Wednesday, March 22, 2017, 7 - 9pm
Gallery tour and student lead performances
Thursday, March 23, 2017, 1:30pm
Student Lead gallery tour
Saturday, April 1, 2017, 2:00 - 3:00.
SFU's School for the Contemporary Arts' (SCA) third-year Visual Art students present an exhibition featuring counter-archives of vernacular images and micro-histories. Through these displays, students present their theoretical and aesthetic reflections on the significance of the archive and its aporias.
Towards the development of Best Before:Archivised, students worked with the Spring 2017 Audain Visual Artist in Residence (AVAIR), Jacqueline Hoàng Nguyen in a series of workshops that investigated the function of the archive(s) and how they can be reconfigured to counter the conventional narratives of settler colonialism. Nguyen worked with students to experiment with archival modalities including unorthodox approaches to classification and representation, as they concern citizenship and national histories. The counter-archives they produced challenge the imbalance between stable, linear state-constructed narratives, and the uneven, non-linear story of migrants and Indigenous peoples in Canada.
Students were also given the opportunity to work closely with Nguyen during individual studio visits and through an interview they conducted with the artist. Upon formulating questions regarding the role of the archive as both a conceptual tool and a vehicle for the presentation of alternative knowledge, the process addressed the complexities of working with archival material in the age of digitization, as well as the importance of engaging with archives in a research-based capacity.
The AVAIR program introduces students to the work of practicing artists such as Nguyen, through collaborative encounters and seminars. A central theme of the 2016-17 residencies was working through the issues that archival-based research and practice raise. In the Fall 2016 semester, students were primed on this theme through the work of AVAIR artist Walid Raad, who examines the instability of documents and archives in the public realm, the role of memory and narrative in conflict discourses, and the construction of histories of art in the Arab world. Following Nguyen's residency, Vancouver-based artist Jayce Salloum, whose practice centres around questions of representation, transnationalism and exile, was invited to work with the class.
Best Before: Archivised is a testament to the importance of the pedagogical processes that are central to AVAIR. Conceived within the context of the third-year Visual Art studio class and parallel seminar, and fueled by the collaborative encounters with the work of Raad, Nguyen and Salloum Best Before: Archivised is not set by curatorial parameters. Rather, the exhibition speaks to the multiple ways in which students are introduced to the processes of working through the complexities that archival-based practice presents, and how these methodologies are interpreted, informing their own archival articulations. The tables placed throughout the Audain Gallery represent the formal limit within which these projects were able to take shape through the course of a semester, working with faculty member Jin-me Yoon and TA, Tessa Sechay.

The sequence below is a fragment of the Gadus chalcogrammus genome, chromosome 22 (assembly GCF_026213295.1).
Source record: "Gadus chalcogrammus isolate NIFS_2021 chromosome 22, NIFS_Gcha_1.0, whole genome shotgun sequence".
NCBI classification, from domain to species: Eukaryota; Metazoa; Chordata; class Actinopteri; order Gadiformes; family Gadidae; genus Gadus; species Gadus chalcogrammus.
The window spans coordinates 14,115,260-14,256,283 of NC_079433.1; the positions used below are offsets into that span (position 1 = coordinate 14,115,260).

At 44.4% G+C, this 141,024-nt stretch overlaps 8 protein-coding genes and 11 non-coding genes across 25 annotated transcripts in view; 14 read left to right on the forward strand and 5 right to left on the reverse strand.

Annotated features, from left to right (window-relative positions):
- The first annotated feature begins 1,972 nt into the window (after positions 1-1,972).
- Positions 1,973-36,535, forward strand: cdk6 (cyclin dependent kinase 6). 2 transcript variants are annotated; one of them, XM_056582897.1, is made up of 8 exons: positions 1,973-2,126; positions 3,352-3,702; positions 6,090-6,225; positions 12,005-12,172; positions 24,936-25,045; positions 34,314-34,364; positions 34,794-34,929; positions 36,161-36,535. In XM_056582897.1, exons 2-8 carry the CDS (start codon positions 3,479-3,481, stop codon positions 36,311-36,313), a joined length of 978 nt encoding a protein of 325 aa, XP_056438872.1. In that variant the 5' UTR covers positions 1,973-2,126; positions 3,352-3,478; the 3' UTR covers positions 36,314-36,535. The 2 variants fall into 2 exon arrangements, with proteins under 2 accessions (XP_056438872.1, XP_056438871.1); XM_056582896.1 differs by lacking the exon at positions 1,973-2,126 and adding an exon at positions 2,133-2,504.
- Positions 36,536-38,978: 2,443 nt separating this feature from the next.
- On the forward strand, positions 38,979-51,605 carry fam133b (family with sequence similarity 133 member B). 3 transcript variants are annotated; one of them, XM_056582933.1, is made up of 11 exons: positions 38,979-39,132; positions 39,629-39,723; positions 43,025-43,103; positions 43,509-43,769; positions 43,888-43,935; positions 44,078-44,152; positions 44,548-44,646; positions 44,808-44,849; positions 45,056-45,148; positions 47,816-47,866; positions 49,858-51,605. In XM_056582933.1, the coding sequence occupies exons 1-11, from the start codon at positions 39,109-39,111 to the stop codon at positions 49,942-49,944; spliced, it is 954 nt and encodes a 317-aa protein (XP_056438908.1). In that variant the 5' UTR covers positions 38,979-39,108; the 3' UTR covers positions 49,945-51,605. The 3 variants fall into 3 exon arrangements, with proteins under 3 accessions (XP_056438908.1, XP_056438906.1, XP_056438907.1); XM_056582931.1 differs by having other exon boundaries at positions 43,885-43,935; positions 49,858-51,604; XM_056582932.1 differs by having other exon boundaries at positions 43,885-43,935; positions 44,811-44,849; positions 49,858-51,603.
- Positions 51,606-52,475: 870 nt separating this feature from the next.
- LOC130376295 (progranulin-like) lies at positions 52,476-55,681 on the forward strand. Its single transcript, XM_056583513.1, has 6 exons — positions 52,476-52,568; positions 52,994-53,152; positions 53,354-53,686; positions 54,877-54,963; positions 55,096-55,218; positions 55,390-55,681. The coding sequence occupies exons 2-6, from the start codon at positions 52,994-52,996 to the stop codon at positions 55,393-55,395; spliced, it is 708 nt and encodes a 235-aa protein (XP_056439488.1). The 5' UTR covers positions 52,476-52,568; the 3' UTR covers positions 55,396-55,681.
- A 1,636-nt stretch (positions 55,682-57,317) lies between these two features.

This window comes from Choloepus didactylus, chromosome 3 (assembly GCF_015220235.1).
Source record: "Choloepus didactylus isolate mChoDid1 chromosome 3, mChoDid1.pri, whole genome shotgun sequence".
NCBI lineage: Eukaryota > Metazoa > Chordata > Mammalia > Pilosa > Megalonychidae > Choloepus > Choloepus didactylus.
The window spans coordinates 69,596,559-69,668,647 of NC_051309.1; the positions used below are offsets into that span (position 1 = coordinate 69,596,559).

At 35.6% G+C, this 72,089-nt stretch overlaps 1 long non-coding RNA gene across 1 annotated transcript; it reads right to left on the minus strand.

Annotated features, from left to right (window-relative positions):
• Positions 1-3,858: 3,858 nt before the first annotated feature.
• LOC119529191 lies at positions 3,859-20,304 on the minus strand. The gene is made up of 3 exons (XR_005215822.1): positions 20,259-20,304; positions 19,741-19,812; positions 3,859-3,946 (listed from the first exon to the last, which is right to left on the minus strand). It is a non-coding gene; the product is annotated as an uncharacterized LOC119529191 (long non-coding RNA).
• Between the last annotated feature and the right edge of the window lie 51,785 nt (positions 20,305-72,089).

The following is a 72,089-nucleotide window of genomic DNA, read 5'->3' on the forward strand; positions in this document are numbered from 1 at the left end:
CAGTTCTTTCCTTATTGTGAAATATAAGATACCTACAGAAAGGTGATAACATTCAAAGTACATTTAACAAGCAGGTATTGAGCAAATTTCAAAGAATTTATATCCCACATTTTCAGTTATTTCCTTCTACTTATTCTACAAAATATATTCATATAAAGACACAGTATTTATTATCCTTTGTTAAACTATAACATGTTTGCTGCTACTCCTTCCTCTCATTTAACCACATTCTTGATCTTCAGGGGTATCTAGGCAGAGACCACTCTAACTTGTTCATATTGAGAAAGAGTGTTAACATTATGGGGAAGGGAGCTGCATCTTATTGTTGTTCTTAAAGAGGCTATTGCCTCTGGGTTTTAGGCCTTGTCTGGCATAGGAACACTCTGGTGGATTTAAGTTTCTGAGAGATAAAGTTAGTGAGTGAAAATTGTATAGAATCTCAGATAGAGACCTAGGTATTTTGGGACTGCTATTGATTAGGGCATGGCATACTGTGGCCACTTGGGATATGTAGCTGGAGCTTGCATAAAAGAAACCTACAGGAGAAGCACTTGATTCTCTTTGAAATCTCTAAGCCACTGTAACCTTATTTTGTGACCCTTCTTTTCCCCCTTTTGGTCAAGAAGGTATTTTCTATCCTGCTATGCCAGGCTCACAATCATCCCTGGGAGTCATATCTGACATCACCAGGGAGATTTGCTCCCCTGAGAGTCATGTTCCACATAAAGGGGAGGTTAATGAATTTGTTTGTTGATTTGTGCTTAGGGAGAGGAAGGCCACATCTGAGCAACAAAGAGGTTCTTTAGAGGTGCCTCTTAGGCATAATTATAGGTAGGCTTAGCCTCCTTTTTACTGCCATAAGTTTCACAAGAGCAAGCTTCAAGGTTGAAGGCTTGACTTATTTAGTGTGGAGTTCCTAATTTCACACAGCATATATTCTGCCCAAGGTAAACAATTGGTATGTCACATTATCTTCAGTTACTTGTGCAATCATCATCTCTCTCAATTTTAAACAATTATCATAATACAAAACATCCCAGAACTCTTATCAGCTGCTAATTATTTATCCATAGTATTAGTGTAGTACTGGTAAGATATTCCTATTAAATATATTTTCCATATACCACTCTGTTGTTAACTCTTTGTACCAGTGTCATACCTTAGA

Best Before: Archivised is premised on the photographs that each student selected to initiate and inform their projects. These photographs serve as points of entry and departure into the structure of an archive itself, and initiate the first stage of preproduction. It is this initial moment of preproduction - the selection, engagement and activation of archival material - that allows our archival impulses to manifest. Best Before: Archivised explores individual processes of working with archives through research-based practice as a tool for exercising cognizance, in terms of how knowledge is produced, classified and represented. Thus, works presented do not show a literal relationship to physical archives or archival installations, but rather the stakes that are raised along the way. As the title suggests, anything has potential to be activated and re-animated; it is what we choose to bring forth into the world and how we choose to order knowledge that allows for meaning and counter-meaning to form.
In addition to the third-year students' exhibition, the SCA's unique LandMarks2017 curriculum Laboratory Landscapes, taught by Sabine Bitter, presents their archival-based work, which seeks to uncover the traces - tangible and intangible - of colonialism in our everyday lives. Bringing these traces to the table addresses and subverts the archive of the Canadian colonial project and its persistence into the present. For more information, click here and here.